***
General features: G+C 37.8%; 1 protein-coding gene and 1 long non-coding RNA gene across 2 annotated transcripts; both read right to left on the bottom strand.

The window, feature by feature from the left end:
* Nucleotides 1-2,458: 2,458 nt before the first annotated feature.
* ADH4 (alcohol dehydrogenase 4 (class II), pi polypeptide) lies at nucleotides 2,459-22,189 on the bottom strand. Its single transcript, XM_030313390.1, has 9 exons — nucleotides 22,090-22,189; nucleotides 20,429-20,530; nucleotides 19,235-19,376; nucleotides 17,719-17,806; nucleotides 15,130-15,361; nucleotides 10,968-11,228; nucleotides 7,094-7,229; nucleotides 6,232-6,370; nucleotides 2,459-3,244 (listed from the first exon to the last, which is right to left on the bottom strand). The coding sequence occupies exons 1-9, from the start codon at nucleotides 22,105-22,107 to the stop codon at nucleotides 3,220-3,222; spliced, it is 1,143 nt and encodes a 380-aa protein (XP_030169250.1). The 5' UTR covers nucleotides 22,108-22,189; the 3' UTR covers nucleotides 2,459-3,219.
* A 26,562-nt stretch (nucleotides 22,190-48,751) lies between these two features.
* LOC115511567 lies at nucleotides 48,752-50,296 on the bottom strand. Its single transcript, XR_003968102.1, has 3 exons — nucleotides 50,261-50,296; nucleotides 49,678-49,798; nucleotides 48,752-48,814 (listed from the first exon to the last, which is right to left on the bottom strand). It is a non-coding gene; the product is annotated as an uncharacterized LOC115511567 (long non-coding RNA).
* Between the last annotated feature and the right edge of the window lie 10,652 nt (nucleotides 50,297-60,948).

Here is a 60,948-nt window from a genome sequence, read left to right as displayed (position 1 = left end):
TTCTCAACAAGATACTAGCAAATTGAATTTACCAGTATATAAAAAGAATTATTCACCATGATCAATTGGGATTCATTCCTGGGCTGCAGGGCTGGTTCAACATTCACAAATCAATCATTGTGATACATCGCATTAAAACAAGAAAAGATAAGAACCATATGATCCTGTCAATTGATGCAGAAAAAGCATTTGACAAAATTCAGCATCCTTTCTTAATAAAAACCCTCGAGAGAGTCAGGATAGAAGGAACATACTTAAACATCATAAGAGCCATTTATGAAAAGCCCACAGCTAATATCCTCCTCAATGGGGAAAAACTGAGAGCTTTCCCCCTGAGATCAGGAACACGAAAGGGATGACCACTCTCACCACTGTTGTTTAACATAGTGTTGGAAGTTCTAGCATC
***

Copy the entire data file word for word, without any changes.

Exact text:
General features: G+C 37.8%; 1 protein-coding gene and 1 long non-coding RNA gene across 2 annotated transcripts; both read right to left on the bottom strand.

The window, feature by feature from the left end:
* Nucleotides 1-2,458: 2,458 nt before the first annotated feature.
* ADH4 (alcohol dehydrogenase 4 (class II), pi polypeptide) lies at nucleotides 2,459-22,189 on the bottom strand. Its single transcript, XM_030313390.1, has 9 exons — nucleotides 22,090-22,189; nucleotides 20,429-20,530; nucleotides 19,235-19,376; nucleotides 17,719-17,806; nucleotides 15,130-15,361; nucleotides 10,968-11,228; nucleotides 7,094-7,229; nucleotides 6,232-6,370; nucleotides 2,459-3,244 (listed from the first exon to the last, which is right to left on the bottom strand). The coding sequence occupies exons 1-9, from the start codon at nucleotides 22,105-22,107 to the stop codon at nucleotides 3,220-3,222; spliced, it is 1,143 nt and encodes a 380-aa protein (XP_030169250.1). The 5' UTR covers nucleotides 22,108-22,189; the 3' UTR covers nucleotides 2,459-3,219.
* A 26,562-nt stretch (nucleotides 22,190-48,751) lies between these two features.
* LOC115511567 lies at nucleotides 48,752-50,296 on the bottom strand. Its single transcript, XR_003968102.1, has 3 exons — nucleotides 50,261-50,296; nucleotides 49,678-49,798; nucleotides 48,752-48,814 (listed from the first exon to the last, which is right to left on the bottom strand). It is a non-coding gene; the product is annotated as an uncharacterized LOC115511567 (long non-coding RNA).
* Between the last annotated feature and the right edge of the window lie 10,652 nt (nucleotides 50,297-60,948).

Here is a 60,948-nt window from a genome sequence, read left to right as displayed (position 1 = left end):
TTCTCAACAAGATACTAGCAAATTGAATTTACCAGTATATAAAAAGAATTATTCACCATGATCAATTGGGATTCATTCCTGGGCTGCAGGGCTGGTTCAACATTCACAAATCAATCATTGTGATACATCGCATTAAAACAAGAAAAGATAAGAACCATATGATCCTGTCAATTGATGCAGAAAAAGCATTTGACAAAATTCAGCATCCTTTCTTAATAAAAACCCTCGAGAGAGTCAGGATAGAAGGAACATACTTAAACATCATAAGAGCCATTTATGAAAAGCCCACAGCTAATATCCTCCTCAATGGGGAAAAACTGAGAGCTTTCCCCCTGAGATCAGGAACACGAAAGGGATGACCACTCTCACCACTGTTGTTTAACATAGTGTTGGAAGTTCTAGCATC